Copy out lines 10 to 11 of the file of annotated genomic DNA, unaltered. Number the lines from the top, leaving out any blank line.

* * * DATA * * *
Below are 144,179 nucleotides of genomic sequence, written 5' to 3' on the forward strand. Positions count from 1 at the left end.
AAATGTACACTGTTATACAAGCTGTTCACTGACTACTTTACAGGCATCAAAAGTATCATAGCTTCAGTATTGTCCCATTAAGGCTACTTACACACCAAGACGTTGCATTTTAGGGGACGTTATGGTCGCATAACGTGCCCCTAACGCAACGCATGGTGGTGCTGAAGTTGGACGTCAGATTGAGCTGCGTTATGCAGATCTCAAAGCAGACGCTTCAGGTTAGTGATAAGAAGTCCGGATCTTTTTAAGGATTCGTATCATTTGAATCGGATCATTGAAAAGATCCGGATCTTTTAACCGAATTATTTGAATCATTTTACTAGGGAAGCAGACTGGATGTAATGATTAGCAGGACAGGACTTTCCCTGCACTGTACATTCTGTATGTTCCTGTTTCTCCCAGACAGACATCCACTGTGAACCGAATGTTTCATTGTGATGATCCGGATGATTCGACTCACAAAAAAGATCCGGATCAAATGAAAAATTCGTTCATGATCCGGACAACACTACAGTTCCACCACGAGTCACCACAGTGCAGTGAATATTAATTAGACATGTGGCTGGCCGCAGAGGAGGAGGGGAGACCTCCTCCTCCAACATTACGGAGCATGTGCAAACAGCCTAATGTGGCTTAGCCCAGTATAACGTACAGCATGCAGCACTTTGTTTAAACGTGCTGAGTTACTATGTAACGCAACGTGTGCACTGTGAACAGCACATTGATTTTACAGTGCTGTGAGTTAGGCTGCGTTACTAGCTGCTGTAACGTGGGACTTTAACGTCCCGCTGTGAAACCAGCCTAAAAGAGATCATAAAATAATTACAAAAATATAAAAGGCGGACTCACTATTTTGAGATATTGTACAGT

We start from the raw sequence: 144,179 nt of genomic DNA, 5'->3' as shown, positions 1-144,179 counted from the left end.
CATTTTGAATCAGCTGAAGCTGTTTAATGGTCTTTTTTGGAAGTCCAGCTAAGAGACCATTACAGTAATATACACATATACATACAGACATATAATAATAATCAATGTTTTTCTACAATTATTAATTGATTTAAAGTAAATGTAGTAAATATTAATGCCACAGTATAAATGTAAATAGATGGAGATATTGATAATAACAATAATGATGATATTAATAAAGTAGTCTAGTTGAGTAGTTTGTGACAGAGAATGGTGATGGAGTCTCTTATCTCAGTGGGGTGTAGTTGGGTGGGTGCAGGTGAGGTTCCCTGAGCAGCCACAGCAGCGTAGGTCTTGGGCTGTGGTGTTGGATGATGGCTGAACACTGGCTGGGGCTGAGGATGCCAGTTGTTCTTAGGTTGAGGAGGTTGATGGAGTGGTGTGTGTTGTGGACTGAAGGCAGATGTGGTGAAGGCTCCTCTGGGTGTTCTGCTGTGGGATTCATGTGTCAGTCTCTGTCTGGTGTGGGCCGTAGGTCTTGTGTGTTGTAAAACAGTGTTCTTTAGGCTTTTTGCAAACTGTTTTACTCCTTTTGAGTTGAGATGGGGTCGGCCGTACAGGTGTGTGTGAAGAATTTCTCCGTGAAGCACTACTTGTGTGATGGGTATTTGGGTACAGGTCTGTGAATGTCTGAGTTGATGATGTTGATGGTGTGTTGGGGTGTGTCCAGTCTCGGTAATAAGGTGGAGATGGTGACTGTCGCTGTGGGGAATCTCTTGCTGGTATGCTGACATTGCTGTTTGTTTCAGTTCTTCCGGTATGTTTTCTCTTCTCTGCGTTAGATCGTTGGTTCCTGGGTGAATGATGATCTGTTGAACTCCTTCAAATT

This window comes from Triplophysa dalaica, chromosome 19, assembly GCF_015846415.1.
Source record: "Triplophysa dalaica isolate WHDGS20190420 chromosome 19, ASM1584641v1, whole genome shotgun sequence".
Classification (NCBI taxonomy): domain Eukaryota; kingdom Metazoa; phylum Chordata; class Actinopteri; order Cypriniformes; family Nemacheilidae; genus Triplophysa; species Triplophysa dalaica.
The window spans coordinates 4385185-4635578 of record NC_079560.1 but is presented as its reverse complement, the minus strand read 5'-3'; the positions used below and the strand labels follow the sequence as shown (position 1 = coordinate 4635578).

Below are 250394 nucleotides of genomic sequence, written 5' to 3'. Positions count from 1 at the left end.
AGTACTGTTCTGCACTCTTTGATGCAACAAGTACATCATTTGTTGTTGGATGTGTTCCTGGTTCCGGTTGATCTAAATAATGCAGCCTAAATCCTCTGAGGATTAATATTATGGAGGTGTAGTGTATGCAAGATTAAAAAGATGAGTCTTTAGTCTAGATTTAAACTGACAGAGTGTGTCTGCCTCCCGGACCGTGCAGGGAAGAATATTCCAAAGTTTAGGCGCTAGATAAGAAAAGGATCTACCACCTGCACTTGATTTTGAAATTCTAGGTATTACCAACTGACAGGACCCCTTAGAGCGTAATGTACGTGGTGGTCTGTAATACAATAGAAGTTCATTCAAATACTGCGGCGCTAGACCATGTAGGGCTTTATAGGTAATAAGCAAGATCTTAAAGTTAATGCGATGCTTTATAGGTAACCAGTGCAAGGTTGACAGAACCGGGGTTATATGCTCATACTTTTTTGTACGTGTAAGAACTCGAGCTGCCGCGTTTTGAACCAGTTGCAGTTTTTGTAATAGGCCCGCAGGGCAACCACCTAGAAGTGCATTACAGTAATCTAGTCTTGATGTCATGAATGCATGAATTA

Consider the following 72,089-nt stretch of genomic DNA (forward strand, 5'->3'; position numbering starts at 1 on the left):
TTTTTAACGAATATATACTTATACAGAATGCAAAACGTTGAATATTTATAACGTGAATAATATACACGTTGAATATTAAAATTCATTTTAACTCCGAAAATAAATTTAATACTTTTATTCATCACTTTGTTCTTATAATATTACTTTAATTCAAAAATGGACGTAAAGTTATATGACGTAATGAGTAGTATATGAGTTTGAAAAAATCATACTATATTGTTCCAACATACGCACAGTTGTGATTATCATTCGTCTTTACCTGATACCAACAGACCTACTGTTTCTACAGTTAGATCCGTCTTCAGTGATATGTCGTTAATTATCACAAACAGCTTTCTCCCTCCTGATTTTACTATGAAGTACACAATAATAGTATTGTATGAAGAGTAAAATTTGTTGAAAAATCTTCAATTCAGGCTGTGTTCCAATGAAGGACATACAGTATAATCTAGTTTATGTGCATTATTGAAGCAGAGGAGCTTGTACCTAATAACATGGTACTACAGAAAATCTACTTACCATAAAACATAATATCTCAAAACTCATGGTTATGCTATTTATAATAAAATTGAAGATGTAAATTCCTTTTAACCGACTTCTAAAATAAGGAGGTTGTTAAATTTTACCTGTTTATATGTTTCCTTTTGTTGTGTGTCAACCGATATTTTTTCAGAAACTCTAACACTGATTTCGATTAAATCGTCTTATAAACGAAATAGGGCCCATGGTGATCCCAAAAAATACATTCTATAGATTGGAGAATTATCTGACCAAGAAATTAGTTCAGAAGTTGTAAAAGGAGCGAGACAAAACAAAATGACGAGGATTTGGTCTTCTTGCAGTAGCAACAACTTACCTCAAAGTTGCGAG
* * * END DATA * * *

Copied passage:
AGTACTGTTCTGCACTCTTTGATGCAACAAGTACATCATTTGTTGTTGGATGTGTTCCTGGTTCCGGTTGATCTAAATAATGCAGCCTAAATCCTCTGAGGATTAATATTATGGAGGTGTAGTGTATGCAAGATTAAAAAGATGAGTCTTTAGTCTAGATTTAAACTGACAGAGTGTGTCTGCCTCCCGGACCGTGCAGGGAAGAATATTCCAAAGTTTAGGCGCTAGATAAGAAAAGGATCTACCACCTGCACTTGATTTTGAAATTCTAGGTATTACCAACTGACAGGACCCCTTAGAGCGTAATGTACGTGGTGGTCTGTAATACAATAGAAGTTCATTCAAATACTGCGGCGCTAGACCATGTAGGGCTTTATAGGTAATAAGCAAGATCTTAAAGTTAATGCGATGCTTTATAGGTAACCAGTGCAAGGTTGACAGAACCGGGGTTATATGCTCATACTTTTTTGTACGTGTAAGAACTCGAGCTGCCGCGTTTTGAACCAGTTGCAGTTTTTGTAATAGGCCCGCAGGGCAACCACCTAGAAGTGCATTACAGTAATCTAGTCTTGATGTCATGAATGCATGAATTA

Consider the following 72,089-nt stretch of genomic DNA (forward strand, 5'->3'; position numbering starts at 1 on the left):